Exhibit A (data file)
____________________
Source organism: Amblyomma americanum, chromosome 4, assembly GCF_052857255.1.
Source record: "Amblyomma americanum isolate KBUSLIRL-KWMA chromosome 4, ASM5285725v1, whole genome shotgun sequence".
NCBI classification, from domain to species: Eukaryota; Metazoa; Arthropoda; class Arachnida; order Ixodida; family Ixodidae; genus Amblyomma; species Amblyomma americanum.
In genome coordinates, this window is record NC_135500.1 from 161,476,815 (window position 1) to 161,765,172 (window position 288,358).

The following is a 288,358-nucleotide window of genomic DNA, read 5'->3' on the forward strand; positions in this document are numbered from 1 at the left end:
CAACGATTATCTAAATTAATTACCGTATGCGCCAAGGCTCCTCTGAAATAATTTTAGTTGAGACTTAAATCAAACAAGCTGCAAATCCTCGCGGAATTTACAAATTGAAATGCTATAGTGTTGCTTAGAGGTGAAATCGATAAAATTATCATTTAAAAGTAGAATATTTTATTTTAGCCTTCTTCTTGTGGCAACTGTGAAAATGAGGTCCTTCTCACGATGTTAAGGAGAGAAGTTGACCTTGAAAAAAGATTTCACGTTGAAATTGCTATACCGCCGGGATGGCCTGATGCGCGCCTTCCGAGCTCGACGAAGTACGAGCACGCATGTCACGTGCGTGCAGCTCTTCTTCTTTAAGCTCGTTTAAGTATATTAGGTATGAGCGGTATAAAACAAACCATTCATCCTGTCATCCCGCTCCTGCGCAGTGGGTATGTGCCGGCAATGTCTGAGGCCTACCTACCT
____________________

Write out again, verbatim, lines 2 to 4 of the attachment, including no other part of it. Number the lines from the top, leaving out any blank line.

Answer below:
Source record: "Amblyomma americanum isolate KBUSLIRL-KWMA chromosome 4, ASM5285725v1, whole genome shotgun sequence".
NCBI classification, from domain to species: Eukaryota; Metazoa; Arthropoda; class Arachnida; order Ixodida; family Ixodidae; genus Amblyomma; species Amblyomma americanum.
In genome coordinates, this window is record NC_135500.1 from 161,476,815 (window position 1) to 161,765,172 (window position 288,358).